Fortunately, there are some very smart people out there who can help. I’ve linked to several of them in this post — who else has something compelling to say on the subject these days? What’s your latest thinking on the subject?

dear diary: a travelogue for social media

Beth Kanter recently posted on the importance of outcome-based thinking for nonprofits getting involved in social media, and, with Alex de Carvalho, generated a great list of ways to address some of the challenges presented by social media. I’m just going to pull two items out of this list and expand on the theme a bit:

Discuss and set objectives at the outset, and not just quantitative objectives. Figure out what is measurable and be sure to include the systems to track progress. If systems to track qualitative results are not in place, then keep a journal and also be sure to share positive and negative feedback from customers with the organization.

Determine goals first and break them out into short-, medium- and long-term. Don’t get into social media if you’re not planning to stick with it over the long-term.

Objectives and outcomes have to come first. You don’t set out on a trip without knowing your destination — this is the same thing.

Think of it as a journey, and decide where it is you want to go. Then choose the right tool for the job. A day trip to the next city over calls for a car or a bus, whereas a trip across the country with several different stops will call for a more layered approach, involving planes, buses, taxis, public transportation, and yes, even walking.

Once you’ve chosen your tools, picture what success will look like. Include both quantitative and qualitative measurements.

I love Alex’s idea of keeping a journal to track qualitative results as time goes by. This method emphasizes the fact that you will not just be measuring results at the end of the trip, but all along the way as well. So keep a journal on your trip, and encourage any staff involved to contribute. Maybe a nice, inside-the-firewall blog with multiple authors would do the trick.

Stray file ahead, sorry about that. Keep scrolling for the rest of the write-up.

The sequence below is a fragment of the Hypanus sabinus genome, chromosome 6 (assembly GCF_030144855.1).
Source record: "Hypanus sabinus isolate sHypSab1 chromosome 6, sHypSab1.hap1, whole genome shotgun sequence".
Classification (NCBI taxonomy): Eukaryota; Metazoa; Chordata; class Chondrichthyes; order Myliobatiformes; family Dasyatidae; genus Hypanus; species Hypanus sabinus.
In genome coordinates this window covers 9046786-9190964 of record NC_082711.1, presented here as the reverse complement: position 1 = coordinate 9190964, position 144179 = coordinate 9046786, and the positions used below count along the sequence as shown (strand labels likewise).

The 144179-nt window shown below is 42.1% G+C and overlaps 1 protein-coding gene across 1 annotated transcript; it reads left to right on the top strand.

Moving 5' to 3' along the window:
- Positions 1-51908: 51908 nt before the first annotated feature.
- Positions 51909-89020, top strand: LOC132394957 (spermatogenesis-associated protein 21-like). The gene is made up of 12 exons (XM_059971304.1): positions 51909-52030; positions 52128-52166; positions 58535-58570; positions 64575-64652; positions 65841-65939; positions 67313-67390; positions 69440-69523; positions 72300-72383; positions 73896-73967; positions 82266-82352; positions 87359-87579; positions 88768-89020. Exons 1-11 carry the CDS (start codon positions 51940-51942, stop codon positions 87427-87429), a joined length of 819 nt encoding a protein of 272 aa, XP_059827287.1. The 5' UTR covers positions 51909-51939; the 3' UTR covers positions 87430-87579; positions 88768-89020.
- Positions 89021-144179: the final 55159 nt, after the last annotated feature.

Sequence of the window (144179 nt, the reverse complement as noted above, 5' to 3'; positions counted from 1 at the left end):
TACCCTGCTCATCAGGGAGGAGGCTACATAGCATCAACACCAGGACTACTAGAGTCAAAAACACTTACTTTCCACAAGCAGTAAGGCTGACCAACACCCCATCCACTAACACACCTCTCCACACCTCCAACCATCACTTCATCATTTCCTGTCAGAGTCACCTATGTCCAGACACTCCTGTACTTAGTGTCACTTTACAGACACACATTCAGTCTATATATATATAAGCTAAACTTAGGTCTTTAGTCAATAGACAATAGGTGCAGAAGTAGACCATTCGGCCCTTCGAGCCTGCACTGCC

Think about it for the long haul. Put systems in place for the continuation of your social media use that don’t depend on certain people remaining on staff — add these skills to that person’s job description so that their successors will be chosen wisely, and so that the project doesn’t get dropped when staff changes occur.

This point also backs up why it is important to define your goals and objectives at the outset — what if there is a complete staff turnover at your nonprofit during the course of your social media journey? How will the new staff, board, executive director, understand why you started down this path in the first place?

Document your goals, strategies, milestones, and measurement plans so that your organization maintains a depth of institutional memory about the project. Nonprofits have a famously high staff turnover rate — accept this possibility as a likelihood.

Beth is right –there is a lot in Alex’s list to unpack and discuss how it applies to nonprofits. I’ve looked at two points — what do you have to say?


“When you read about “bad,” you want to be able to “do good.”

A new service was brought to my attention recently. It’s called Good2Gether, and it looks mighty interesting. (edited Monday February 4 – see below)

good2gether is a new search and social media Web service that connects people to causes through a broad network of websites.

Apparently, it allows nonprofits to enter information about their mission, events, goals, and needs (volunteers, donors, activists, etc.). Then it feeds this information into an array of media partners online, including traditional media presences online, like the Houston Chronicle, the San Francisco Chronicle (more to be announced, they say, in Boston, Atlanta, Philadelphia, and New York), and links readers to social networking sites (i.e., save this event to Facebook, to my calendar, etc.).

So the idea, apparently, is that your information/need/call for action goes into a sidebar, alongside of related news stories on these distributed media websites.

good2gether offers us a new media platform to provide life saving messages in a place that people already go for news and information – the Web site of their local newspaper.”

Gary Ellis, Chairman, American Heart Association

It’s free for the nonprofit, and provides the media partner with some relevant, local, community-oriented content that also lends them that zesty philanthropic flair everyone enjoys having so much.